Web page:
Week 18 - Fri 6 May
Welcome to the RPM Seven Day Soundtrack, week ending Friday 6th May 2022, and I trust you are recovered from any May Day frolicking of which you partook. This week we have new RPMer Kevin on board, so a particularly warm welcome to him. In the mean time, here's an old RPMer 😁...over to....
"Three tracks (all cover versions) from the Fontana label this week."
I'll Drown In My Own Tears by Spencer Davis Group (Taken from 'You put the hurt in me' EP released September 1965. Fontana label) - "Originally a number 5 r&b hit for Lula Reed in 1955, Ray Charles covered the song with session musicians and female backup singers in 1956 and was rewarded with a number one r&b hit. The use of the female backup led to Ray forming the initial line up of the Raelettes later that year. Listening to Stevie Winwood's vocals it's difficult to believe that at the time of recording he was still only 17. The EP achieved No 4 in EP charts October 1965."
House in the Country by The Pretty Things - (7" single released July 1966. Fontana label. This from 'House....' US Norton label reissue EP released 1999) - "Released just prior to their final album for Fontana, 'Emotions', the label insisted the band use hot producer Steve Rowland who had recently successfully helmed tracks for Dave Dee etc and P J Proby and had recently 'discovered' The Herd who he placed with Fontana. 'House in the country' is a cover of a track from the 'Face to Face' album by the Kinks which deals with the perhaps undeserved inheritance of a large fortune to a young man whose father falls down stairs. As such it follows the theme Ray Davies had set with 'Dedicated follower of fashion', 'Dandy', 'Sunny Afternoon' and others but here, the 'Things take it to a much tougher place than even the Kinks do with their meaty, beaty original. The band had been dissatisfied with Fontana for some time and the introduction of Rowland was the final straw which saw the band going through the motions (sic) with 'Emotions', especially when the whole album was enhanced with orchestral arrangements. This Norton EP features fine demo versions (and hence stringless) of 'Progress' and 'Photographer' from the album."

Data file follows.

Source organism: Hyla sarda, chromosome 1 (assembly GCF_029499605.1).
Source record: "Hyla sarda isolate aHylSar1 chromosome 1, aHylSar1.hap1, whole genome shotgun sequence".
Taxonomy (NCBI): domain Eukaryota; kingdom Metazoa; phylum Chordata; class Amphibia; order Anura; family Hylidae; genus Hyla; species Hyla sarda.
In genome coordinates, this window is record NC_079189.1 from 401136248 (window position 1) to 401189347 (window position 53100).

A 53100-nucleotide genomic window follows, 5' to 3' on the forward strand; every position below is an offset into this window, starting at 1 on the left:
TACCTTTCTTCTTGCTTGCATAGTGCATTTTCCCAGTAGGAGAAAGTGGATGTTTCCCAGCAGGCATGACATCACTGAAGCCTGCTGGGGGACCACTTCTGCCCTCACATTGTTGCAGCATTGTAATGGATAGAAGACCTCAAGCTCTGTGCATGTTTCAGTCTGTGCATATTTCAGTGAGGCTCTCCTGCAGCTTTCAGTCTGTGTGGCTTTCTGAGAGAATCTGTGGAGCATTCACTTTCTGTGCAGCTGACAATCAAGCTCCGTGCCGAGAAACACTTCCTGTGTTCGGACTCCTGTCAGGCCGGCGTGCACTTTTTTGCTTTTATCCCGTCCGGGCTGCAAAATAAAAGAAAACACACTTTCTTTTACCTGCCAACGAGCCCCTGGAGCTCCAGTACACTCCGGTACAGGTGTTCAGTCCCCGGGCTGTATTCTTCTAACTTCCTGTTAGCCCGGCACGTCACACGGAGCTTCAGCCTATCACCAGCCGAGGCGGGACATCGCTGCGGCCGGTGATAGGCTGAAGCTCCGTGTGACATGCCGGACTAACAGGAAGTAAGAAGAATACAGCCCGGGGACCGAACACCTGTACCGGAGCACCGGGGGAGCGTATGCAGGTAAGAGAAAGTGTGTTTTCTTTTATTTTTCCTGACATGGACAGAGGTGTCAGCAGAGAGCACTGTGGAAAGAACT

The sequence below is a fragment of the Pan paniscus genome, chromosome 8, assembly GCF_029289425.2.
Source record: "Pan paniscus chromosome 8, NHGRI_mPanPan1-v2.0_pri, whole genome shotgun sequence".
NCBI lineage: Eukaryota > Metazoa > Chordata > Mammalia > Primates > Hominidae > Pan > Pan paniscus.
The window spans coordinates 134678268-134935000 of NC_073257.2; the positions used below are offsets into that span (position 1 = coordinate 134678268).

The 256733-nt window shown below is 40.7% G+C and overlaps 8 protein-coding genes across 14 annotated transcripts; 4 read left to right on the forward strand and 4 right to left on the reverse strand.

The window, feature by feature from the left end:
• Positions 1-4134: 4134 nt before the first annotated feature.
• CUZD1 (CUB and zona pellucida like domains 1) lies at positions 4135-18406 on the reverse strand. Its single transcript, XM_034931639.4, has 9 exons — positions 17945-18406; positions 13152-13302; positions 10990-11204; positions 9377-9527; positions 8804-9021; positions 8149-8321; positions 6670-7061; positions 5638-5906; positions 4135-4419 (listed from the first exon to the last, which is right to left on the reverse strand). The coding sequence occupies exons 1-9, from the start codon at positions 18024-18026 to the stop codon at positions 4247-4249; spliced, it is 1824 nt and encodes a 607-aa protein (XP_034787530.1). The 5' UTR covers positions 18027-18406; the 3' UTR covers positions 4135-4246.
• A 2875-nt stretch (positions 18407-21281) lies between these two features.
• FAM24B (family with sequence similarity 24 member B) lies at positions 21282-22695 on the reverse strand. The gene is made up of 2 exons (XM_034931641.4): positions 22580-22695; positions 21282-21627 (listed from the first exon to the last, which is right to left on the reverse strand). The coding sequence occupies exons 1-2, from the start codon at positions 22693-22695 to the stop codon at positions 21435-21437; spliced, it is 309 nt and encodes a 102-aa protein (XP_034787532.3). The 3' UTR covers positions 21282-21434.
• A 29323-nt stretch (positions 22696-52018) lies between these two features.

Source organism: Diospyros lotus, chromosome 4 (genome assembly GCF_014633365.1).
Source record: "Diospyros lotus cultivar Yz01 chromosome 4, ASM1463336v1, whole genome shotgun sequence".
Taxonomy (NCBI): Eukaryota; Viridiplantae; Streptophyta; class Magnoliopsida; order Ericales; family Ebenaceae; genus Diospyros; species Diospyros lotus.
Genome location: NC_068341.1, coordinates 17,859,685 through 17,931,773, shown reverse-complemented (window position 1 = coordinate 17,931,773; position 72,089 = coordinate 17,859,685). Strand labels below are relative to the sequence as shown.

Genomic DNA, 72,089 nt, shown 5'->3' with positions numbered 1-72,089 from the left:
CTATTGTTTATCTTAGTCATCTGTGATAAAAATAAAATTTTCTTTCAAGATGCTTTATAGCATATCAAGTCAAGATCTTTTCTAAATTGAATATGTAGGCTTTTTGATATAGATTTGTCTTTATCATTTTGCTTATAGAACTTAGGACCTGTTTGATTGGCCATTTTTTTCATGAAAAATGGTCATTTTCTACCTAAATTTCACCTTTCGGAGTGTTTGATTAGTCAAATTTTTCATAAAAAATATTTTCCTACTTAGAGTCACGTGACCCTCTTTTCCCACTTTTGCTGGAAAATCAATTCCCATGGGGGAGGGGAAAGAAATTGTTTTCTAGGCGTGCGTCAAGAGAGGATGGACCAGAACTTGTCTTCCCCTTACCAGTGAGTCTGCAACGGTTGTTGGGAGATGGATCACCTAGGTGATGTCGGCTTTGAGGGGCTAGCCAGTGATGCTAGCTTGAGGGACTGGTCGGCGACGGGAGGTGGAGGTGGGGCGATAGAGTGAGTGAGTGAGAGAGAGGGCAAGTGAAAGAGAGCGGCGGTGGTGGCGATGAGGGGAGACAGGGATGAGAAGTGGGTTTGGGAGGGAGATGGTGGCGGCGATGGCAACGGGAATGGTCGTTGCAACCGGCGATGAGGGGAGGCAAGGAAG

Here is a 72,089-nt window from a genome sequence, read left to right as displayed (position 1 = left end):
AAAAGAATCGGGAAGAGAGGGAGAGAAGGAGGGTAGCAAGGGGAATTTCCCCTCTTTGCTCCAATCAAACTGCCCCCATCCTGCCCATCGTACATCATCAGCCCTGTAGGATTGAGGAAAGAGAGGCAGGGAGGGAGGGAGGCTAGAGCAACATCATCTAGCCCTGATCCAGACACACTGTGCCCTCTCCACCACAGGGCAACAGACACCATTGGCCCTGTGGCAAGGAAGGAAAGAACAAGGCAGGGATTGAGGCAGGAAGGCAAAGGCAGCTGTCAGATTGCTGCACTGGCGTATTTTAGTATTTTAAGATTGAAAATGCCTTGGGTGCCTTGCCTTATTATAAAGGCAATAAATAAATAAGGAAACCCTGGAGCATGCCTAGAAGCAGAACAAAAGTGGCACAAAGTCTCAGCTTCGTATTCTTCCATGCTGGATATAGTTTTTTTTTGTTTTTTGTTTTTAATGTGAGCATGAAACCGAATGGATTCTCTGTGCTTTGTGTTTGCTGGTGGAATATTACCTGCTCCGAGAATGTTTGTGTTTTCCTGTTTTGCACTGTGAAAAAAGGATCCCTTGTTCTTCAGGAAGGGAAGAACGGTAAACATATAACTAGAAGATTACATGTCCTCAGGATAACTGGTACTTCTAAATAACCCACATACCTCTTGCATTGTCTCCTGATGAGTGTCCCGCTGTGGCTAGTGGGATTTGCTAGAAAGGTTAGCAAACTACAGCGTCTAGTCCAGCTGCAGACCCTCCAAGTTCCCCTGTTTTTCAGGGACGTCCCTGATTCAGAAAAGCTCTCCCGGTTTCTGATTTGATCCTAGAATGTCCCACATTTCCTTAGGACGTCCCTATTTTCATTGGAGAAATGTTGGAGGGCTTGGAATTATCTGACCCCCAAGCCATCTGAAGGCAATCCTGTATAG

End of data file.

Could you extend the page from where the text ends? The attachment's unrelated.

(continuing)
Sunny by Manfred Mann (Taken from 'Instrumental Assasination' EP released December 1966. Fontana label) - "The Manfreds had formed in 1962 as the Mann-Hugg Blues Brothers with a multi-instrumental line up right from the start. Drummer Mike Hugg also played keyboards and vibes. guitarist Mike Vickers also played alto-sax and flute and vocalist Paul (Pond) Jones was an established harmonica player who had featured in an early line up of what eventually became the Rolling Stones. Signed to HMV in early 1963, their first release was the jazzy instrumental 'Why should we not' which the band debuted on a New Years Eve TV show. It failed to chart, of course, but the band's jazz credentials were established right from the start. Their two initial albums featured several instrumentals, as did the 'Instrumental' Asylum' and '.... Assasination' EP's, and their Shel Talmy produced version of Bobby Hebb's 1963 US number 2 charter shows the bands fine instrumental dexterity in their handling of this much covered classic. Incidentally, composer Hebb's version was not the first release of the song, that honour goes to Mieko Hirota who placed it on her 'Hit Kit Miko No 2' album."
Bonus Track (from Mr Bonus Track Himself) ...And it's RIP to Cynthia Albritton:
"Looking forward to the selections of your new recruit this week, Tim....welcome Kevin and best to everyone."